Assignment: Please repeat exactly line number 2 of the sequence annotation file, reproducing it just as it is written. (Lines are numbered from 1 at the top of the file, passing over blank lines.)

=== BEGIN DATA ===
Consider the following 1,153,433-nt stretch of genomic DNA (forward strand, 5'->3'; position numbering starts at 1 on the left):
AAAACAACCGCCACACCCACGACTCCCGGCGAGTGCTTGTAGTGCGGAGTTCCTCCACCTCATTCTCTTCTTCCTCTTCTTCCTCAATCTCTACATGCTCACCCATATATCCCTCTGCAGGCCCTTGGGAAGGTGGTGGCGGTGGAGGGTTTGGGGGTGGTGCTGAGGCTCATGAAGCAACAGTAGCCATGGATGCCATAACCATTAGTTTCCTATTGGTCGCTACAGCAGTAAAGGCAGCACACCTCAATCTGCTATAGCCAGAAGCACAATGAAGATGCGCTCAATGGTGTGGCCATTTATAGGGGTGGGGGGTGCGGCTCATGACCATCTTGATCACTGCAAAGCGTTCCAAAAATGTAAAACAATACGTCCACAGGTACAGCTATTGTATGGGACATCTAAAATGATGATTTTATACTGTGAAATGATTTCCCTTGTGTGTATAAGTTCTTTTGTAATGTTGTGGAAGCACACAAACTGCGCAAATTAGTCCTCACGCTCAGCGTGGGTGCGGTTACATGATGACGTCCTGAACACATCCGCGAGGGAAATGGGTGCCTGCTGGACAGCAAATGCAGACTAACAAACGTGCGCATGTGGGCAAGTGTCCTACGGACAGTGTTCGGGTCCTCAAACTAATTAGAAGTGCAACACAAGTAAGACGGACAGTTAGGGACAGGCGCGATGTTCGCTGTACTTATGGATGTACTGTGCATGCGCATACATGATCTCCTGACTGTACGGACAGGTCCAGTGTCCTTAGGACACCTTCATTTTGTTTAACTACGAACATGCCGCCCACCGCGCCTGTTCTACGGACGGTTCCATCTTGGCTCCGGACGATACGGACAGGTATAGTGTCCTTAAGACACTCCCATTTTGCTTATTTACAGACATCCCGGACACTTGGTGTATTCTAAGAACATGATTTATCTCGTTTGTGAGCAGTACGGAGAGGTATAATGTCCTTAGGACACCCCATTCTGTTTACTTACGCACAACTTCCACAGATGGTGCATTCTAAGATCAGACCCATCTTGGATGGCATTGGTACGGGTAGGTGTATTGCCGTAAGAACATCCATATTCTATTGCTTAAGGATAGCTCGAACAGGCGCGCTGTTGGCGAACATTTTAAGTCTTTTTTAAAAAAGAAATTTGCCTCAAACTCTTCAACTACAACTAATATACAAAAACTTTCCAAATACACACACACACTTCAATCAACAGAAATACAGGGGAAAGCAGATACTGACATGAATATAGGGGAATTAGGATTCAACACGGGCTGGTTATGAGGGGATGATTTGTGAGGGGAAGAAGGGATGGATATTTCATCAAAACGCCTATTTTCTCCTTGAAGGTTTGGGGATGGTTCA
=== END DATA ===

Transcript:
AAAACAACCGCCACACCCACGACTCCCGGCGAGTGCTTGTAGTGCGGAGTTCCTCCACCTCATTCTCTTCTTCCTCTTCTTCCTCAATCTCTACATGCTCACCCATATATCCCTCTGCAGGCCCTTGGGAAGGTGGTGGCGGTGGAGGGTTTGGGGGTGGTGCTGAGGCTCATGAAGCAACAGTAGCCATGGATGCCATAACCATTAGTTTCCTATTGGTCGCTACAGCAGTAAAGGCAGCACACCTCAATCTGCTATAGCCAGAAGCACAATGAAGATGCGCTCAATGGTGTGGCCATTTATAGGGGTGGGGGGTGCGGCTCATGACCATCTTGATCACTGCAAAGCGTTCCAAAAATGTAAAACAATACGTCCACAGGTACAGCTATTGTATGGGACATCTAAAATGATGATTTTATACTGTGAAATGATTTCCCTTGTGTGTATAAGTTCTTTTGTAATGTTGTGGAAGCACACAAACTGCGCAAATTAGTCCTCACGCTCAGCGTGGGTGCGGTTACATGATGACGTCCTGAACACATCCGCGAGGGAAATGGGTGCCTGCTGGACAGCAAATGCAGACTAACAAACGTGCGCATGTGGGCAAGTGTCCTACGGACAGTGTTCGGGTCCTCAAACTAATTAGAAGTGCAACACAAGTAAGACGGACAGTTAGGGACAGGCGCGATGTTCGCTGTACTTATGGATGTACTGTGCATGCGCATACATGATCTCCTGACTGTACGGACAGGTCCAGTGTCCTTAGGACACCTTCATTTTGTTTAACTACGAACATGCCGCCCACCGCGCCTGTTCTACGGACGGTTCCATCTTGGCTCCGGACGATACGGACAGGTATAGTGTCCTTAAGACACTCCCATTTTGCTTATTTACAGACATCCCGGACACTTGGTGTATTCTAAGAACATGATTTATCTCGTTTGTGAGCAGTACGGAGAGGTATAATGTCCTTAGGACACCCCATTCTGTTTACTTACGCACAACTTCCACAGATGGTGCATTCTAAGATCAGACCCATCTTGGATGGCATTGGTACGGGTAGGTGTATTGCCGTAAGAACATCCATATTCTATTGCTTAAGGATAGCTCGAACAGGCGCGCTGTTGGCGAACATTTTAAGTCTTTTTTAAAAAAGAAATTTGCCTCAAACTCTTCAACTACAACTAATATACAAAAACTTTCCAAATACACACACACACTTCAATCAACAGAAATACAGGGGAAAGCAGATACTGACATGAATATAGGGGAATTAGGATTCAACACGGGCTGGTTATGAGGGGATGATTTGTGAGGGGAAGAAGGGATGGATATTTCATCAAAACGCCTATTTTCTCCTTGAAGGTTTGGGGATGGTTCA